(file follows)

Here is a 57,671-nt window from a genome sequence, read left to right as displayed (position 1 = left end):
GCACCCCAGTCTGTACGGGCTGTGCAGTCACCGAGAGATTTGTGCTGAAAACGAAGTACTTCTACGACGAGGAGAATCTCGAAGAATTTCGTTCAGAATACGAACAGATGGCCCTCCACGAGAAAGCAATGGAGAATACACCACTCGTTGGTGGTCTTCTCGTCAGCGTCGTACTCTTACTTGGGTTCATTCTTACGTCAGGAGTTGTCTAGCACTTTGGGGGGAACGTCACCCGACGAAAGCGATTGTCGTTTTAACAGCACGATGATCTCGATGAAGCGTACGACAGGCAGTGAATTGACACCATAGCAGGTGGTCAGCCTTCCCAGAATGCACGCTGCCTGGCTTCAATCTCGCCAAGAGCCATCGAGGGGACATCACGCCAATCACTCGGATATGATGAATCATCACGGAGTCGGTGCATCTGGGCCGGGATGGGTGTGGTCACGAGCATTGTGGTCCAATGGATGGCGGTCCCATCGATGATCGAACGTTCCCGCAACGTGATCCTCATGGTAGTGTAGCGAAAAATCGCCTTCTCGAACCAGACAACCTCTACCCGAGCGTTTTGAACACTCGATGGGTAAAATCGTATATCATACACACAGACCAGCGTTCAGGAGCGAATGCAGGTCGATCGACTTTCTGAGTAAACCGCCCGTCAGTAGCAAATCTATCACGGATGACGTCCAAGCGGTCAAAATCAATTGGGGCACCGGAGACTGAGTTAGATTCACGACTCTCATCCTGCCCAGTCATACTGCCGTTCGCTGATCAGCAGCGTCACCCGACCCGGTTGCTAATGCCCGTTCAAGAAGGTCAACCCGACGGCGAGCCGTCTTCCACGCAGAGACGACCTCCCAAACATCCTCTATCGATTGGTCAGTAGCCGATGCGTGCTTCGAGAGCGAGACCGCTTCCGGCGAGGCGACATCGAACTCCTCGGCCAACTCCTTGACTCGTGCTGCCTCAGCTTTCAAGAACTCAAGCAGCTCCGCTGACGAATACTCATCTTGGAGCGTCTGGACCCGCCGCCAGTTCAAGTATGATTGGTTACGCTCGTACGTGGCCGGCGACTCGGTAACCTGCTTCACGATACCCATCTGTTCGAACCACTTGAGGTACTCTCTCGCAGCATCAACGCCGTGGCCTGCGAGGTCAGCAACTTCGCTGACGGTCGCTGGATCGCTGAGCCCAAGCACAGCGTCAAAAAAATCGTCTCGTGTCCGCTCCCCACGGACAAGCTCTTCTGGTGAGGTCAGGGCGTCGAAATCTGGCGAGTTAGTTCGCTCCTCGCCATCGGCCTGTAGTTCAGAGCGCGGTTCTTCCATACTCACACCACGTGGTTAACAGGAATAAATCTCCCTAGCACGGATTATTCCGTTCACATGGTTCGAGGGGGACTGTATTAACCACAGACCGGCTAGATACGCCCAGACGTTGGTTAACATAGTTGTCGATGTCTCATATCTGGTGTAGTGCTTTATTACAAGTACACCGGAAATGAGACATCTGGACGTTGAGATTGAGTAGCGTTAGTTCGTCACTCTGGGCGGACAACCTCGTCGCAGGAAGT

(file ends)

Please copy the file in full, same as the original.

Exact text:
Here is a 57,671-nt window from a genome sequence, read left to right as displayed (position 1 = left end):
GCACCCCAGTCTGTACGGGCTGTGCAGTCACCGAGAGATTTGTGCTGAAAACGAAGTACTTCTACGACGAGGAGAATCTCGAAGAATTTCGTTCAGAATACGAACAGATGGCCCTCCACGAGAAAGCAATGGAGAATACACCACTCGTTGGTGGTCTTCTCGTCAGCGTCGTACTCTTACTTGGGTTCATTCTTACGTCAGGAGTTGTCTAGCACTTTGGGGGGAACGTCACCCGACGAAAGCGATTGTCGTTTTAACAGCACGATGATCTCGATGAAGCGTACGACAGGCAGTGAATTGACACCATAGCAGGTGGTCAGCCTTCCCAGAATGCACGCTGCCTGGCTTCAATCTCGCCAAGAGCCATCGAGGGGACATCACGCCAATCACTCGGATATGATGAATCATCACGGAGTCGGTGCATCTGGGCCGGGATGGGTGTGGTCACGAGCATTGTGGTCCAATGGATGGCGGTCCCATCGATGATCGAACGTTCCCGCAACGTGATCCTCATGGTAGTGTAGCGAAAAATCGCCTTCTCGAACCAGACAACCTCTACCCGAGCGTTTTGAACACTCGATGGGTAAAATCGTATATCATACACACAGACCAGCGTTCAGGAGCGAATGCAGGTCGATCGACTTTCTGAGTAAACCGCCCGTCAGTAGCAAATCTATCACGGATGACGTCCAAGCGGTCAAAATCAATTGGGGCACCGGAGACTGAGTTAGATTCACGACTCTCATCCTGCCCAGTCATACTGCCGTTCGCTGATCAGCAGCGTCACCCGACCCGGTTGCTAATGCCCGTTCAAGAAGGTCAACCCGACGGCGAGCCGTCTTCCACGCAGAGACGACCTCCCAAACATCCTCTATCGATTGGTCAGTAGCCGATGCGTGCTTCGAGAGCGAGACCGCTTCCGGCGAGGCGACATCGAACTCCTCGGCCAACTCCTTGACTCGTGCTGCCTCAGCTTTCAAGAACTCAAGCAGCTCCGCTGACGAATACTCATCTTGGAGCGTCTGGACCCGCCGCCAGTTCAAGTATGATTGGTTACGCTCGTACGTGGCCGGCGACTCGGTAACCTGCTTCACGATACCCATCTGTTCGAACCACTTGAGGTACTCTCTCGCAGCATCAACGCCGTGGCCTGCGAGGTCAGCAACTTCGCTGACGGTCGCTGGATCGCTGAGCCCAAGCACAGCGTCAAAAAAATCGTCTCGTGTCCGCTCCCCACGGACAAGCTCTTCTGGTGAGGTCAGGGCGTCGAAATCTGGCGAGTTAGTTCGCTCCTCGCCATCGGCCTGTAGTTCAGAGCGCGGTTCTTCCATACTCACACCACGTGGTTAACAGGAATAAATCTCCCTAGCACGGATTATTCCGTTCACATGGTTCGAGGGGGACTGTATTAACCACAGACCGGCTAGATACGCCCAGACGTTGGTTAACATAGTTGTCGATGTCTCATATCTGGTGTAGTGCTTTATTACAAGTACACCGGAAATGAGACATCTGGACGTTGAGATTGAGTAGCGTTAGTTCGTCACTCTGGGCGGACAACCTCGTCGCAGGAAGT